Some North American Deer

White-tailed Deer (Odocoileus virginianus) browsing in the Snow,
Along Rt 30 near Everett, PA; FEB 2019

Here are some images of deer I recently photographed.

The White-tailed deer were spotted in rural southwestern Pennsylvania (US) grazing through some new fallen snow.

The Black-tailed Mule Deer was taken at the Effie Yeaw Nature Center here in Sacramento. I suppose he was taking a break after the rut. He’ll soon drop his antlers and begin growing them anew.

By the way, if you are ever in the Sacramento area, you should pay a visit to the Effie Yeaw Nature Center. You are almost guaranteed to see deer, wild turkeys and many birds. I occasionally see a jack rabbit and coyotes also.

Black-tailed Mule Deer (Odocoileus hemionus) Buck In Winter,
Effie Yeaw Nature Center, Sacramento, CA; JAN 2019

Please click on caption to see image at higher resolution.

These and otehr images are available to purchase on my website: www.earthwatcher.us or by contacting larry.klink@earthwatcher.us.

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Some Small and Pretty Birds

Yellow-rumped Warbler, Audobon Group (Dendroica Coronata)
Effie Yeaw Nature Center, Sacramento, CA; NOV 2018;

Here are a few pretty, small birds we see around the Sacramento area.

Note: Please click on caption to see image at higher resolution.

American Goldfinch (Carduelis tristis),
Sailor Bar, Fair Oaks, CA; JAN 2019
Lark Sparrow (Chondestes grammacus);
Sailor Bar, Fair Oaks, CA; JAN 2019
Female Lesser Goldfinch (Spinus psaltria)
Sailor Bar, Fair Oaks, CA; JAN 2019

These and other images are available for purchase on my website, www.earthwatcher.us or by contacting larry.klink@earthwatcher.us.

Birds Around A Local Pond

I regularly take long walks at different sections of the American River Parkway between Folsom and Fair Oaks. At one spot, along Lake Notomas, there is a small pond tucked back but alongside the bike trail. I never know what I am going to find. Last week, I was treated to what is a rare site to me – some hooded mergansers. Their cousins, the common mergansers, stick around all year. I often see belted kingfishers and acorn woodpeckers in that area also.

Acorn Woodpeckers are ubiquitous in this area. For those of you who aren’t familiar with them, their behavior is different from most other woodpeckers. They find acorns and pound them into holes in dead trees. When they can’t find a hole, they make one. Later, they come back and eat them – if the squirrels and other wildlife don’t get them first.

Regards,

Larry

Please click on caption to see image at higher resolution

Note: These and other images are available to purchase on my website: www.earthwatcher.us or by contacting larry@earthwatcher.us.

 

Sandhill Cranes Are Back

Sandhill Cranes populate much of the North America. But here, around Sacramento, we live along the Pacific Flyway; one of the primary migratory paths for birds heading to their wintering spot. One of the treats is that we attract large numbers of Sandhill Cranes who spend their nights in flooded rice fields and their days foraging in fields of cut grasses and grains.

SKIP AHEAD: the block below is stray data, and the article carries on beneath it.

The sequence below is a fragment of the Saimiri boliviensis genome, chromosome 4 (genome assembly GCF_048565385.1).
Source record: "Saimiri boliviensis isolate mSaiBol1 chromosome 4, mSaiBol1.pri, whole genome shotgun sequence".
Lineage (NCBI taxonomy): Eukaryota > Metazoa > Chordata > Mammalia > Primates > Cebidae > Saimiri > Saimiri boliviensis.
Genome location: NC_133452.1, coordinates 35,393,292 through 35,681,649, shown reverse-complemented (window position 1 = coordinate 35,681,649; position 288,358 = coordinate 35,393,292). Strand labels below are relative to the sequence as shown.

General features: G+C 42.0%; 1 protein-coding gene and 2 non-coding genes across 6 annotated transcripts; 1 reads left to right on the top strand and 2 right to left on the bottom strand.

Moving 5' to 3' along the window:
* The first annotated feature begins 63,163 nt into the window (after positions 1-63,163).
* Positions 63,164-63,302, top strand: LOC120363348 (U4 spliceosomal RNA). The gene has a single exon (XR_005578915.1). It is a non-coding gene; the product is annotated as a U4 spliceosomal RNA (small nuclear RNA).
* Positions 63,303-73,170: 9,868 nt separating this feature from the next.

Note: Please click on caption to see images at higher resolution.

Note: These and other images are available to purchase on my website, www.earthwatcher.us or by contacting larry@earthwatcher.us.

Some Wildlife from Recent Trips

Here is a few shots of some wildlife we saw travelling through various places. The locations are listed with each image.

We hadn’t seen any bears in the wild for several years. Then, on one trip, we saw 2. Unfortunately, the one that got away, was a cinnamon colored one. Maybe someday I’ll be able to photograph one of those.

The tufa in Mono Lake are beautiful themselves but we got a rare treat – an osprey on its nest on top of a tufa.

Note: Click on caption to see image at higher resolution.

 

Yellowstone Wildlife

Yellowstone is known as much for its wildlife as its great geologic features. North America’s apex predators, the wolf, grizzly bear and the mountain lion all roam Yellowstone’s wild lands along side the bison, elk, moose, deer and other prey species. Sadly, many of the species we had hoped to see didn’t show and a few were too far away to get a good picture. But we did see some and what we saw was amazing.

In this post, you’ll see the pica, a relative of the rabbit that lives in higher altitude rock fields. You’ll see the pronghorn which is related to but is not an antelope and the mountain goat which is not a goat but, an antelope. Finally, the American Dipper; the only North American song bird that feeds underwater in stream beds.

The Swainson’s hawks we taken not far outside of Idaho Falls, ID on the last leg of our journey to Yellowstone.

I hope you enjoy these images.

Regards,

Larry

Note: Please click on caption to see higher resolution image.

 

Note: These and other images are available to purchase on my website: www.earthwatcher.us or by contacting larry@earthwatcher.us.

The Turkey Vulture

Almost every day I see a kettle of Turkey Vultures soaring in search of food. One spot, where I walk up a half mile, 5% grade, there are always a few perched on a tower at the top. I hope you enjoy the images of these stately creatures with their odd looking heads.

Regards

 

Larry

Note: Click on captions to see images in larger size and higher resolution.

These and other images are available for purchase at www.earthwatcher.us or by contacting larry@earthwatcher.us.